Ask The Expert: Rita Kalyani On Diabetes

November is National Diabetes Awareness Month. With approximately one in three Americans at high risk for diabetes, and 29.1 million Americans diagnosed with the disease, it's important that people become educated on the disease and the risks associated with it. Rita Kalyani, Assistant Professor of Medicine at Johns Hopkins School of Medicine and editor-in-chief, Johns Hopkins Diabetes Guide clarifies some common misconceptions about diabetes.

kalyaniGet more information about Diabetes awareness, including the latest reasearch findings, at the Johns Hopkins Medicine health awareness page. Or visit the diabetes page at the online Johns Hopkins Medicine health library.

What is diabetes?

Diabetes is a serious disease that occurs when the body cannot maintain normal levels of glucose, an important energy source. There are two major types of diabetes: type 1 and type 2. People with type 1 diabetes are unable to produce insulin, a hormone that helps the body metabolize glucose. People with type 2 diabetes can still produce insulin early in the disease, but the body doesn’t appropriately respond to its effects.
Gestational diabetes is a type of diabetes that is diagnosed for the first time during pregnancy in women.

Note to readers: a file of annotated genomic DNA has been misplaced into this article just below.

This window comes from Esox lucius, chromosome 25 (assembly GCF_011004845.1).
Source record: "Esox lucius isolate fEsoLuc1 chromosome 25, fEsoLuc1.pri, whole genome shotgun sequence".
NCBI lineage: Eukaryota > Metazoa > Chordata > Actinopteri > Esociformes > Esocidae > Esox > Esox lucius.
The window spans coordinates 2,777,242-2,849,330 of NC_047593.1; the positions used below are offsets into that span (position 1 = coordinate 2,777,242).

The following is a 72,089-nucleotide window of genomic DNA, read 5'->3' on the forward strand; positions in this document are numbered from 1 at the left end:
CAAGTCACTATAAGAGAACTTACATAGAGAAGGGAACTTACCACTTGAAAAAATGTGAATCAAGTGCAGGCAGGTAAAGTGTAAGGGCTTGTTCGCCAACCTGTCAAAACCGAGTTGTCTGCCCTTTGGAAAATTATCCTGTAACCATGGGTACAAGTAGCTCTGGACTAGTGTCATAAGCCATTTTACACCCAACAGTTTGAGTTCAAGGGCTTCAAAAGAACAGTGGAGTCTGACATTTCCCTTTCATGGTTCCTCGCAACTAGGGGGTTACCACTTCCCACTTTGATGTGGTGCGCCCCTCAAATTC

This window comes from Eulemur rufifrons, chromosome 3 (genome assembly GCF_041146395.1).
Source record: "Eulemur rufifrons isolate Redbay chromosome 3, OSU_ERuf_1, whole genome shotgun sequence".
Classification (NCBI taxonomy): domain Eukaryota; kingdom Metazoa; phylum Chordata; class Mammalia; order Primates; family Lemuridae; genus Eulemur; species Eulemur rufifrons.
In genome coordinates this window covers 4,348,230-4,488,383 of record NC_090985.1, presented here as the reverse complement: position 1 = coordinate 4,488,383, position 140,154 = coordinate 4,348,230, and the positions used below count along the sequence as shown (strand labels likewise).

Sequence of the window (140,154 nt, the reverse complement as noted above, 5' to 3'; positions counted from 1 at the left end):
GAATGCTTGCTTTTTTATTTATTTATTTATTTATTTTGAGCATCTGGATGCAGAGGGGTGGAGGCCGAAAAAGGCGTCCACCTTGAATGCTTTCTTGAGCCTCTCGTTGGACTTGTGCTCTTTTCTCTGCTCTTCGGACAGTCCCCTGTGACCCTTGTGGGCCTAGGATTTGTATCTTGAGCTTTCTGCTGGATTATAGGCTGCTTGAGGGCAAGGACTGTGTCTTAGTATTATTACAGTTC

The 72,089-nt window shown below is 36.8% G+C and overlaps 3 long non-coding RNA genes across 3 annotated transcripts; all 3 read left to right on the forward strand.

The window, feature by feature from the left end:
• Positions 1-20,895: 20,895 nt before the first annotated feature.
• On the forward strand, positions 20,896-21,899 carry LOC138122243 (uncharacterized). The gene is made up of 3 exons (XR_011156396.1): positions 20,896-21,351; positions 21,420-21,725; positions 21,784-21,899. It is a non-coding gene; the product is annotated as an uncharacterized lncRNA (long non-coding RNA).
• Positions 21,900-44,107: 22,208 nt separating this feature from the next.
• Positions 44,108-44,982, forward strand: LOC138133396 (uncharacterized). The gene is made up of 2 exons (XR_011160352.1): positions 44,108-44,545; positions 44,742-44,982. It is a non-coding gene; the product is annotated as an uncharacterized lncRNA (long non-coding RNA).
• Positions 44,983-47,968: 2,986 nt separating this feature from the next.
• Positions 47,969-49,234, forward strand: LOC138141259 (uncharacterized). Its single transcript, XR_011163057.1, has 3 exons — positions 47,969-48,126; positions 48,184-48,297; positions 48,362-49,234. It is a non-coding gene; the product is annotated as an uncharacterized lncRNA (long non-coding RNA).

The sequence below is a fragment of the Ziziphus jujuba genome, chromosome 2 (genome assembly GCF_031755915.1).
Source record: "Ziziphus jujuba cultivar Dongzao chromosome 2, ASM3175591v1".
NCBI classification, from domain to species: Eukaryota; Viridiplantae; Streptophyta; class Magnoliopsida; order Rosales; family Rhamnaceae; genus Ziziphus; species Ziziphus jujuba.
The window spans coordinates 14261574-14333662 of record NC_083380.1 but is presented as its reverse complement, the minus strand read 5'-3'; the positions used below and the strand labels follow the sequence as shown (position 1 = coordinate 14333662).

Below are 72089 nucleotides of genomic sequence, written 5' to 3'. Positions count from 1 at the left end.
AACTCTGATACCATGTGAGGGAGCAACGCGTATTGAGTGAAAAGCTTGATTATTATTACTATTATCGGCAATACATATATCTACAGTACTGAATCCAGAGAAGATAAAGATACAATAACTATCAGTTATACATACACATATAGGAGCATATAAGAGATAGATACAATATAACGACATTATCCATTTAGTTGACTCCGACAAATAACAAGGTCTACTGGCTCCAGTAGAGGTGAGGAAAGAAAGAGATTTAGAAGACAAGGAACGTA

What is prediabetes?

People with prediabetes have elevated blood glucose levels that are higher than normal but fall just below the criterion for diagnosing type 2 diabetes. Prediabetes is often a precursor to type 2 diabetes, but those with prediabetes can delay or prevent the development of type 2 diabetes by making healthy lifestyle adjustments.

Is diabetes preventable?

Based on current knowledge, it is not clear whether type 1 diabetes is preventable, but a healthy diet and regular exercise can dramatically decrease your risk of type 2 diabetes. Losing just 5 percent of your body weight can make a big difference. If you have type 2 diabetes, these same measures may help you manage your blood glucose without insulin.

How is diabetes managed?

If you have type 1 diabetes, you’ll need to start taking insulin upon diagnosis. If you have type 2 diabetes, you may initially be able to manage your disease with weight loss alone, but most patients take pills for diabetes and some take insulin. You should work with your doctor to make sure you’re on track with your treatment goals.

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{ 2 comments… read them below or add one }


Lou Ann Rau December 3, 2014 at 10:53 am

Dr. Kalyani, I am the nurse educator from Johns Hopkins Home Care Group. I see that you are the editor-in-chief for the Johns Hopkins Diabetes Guide. I am not familiar with this publication and was wondering if this is educaitonal material that we should be teaching from for our home care patients, many of whom come from the JH system; JHH, JHBMC, JH Howard Co. General?

Can you please let me know how I can access this diabetes guide?

thank you,
Lou Ann Rau


Will Cox December 3, 2014 at 11:51 am

Hello Lou Ann,

You can access the guide at I hope this helps.


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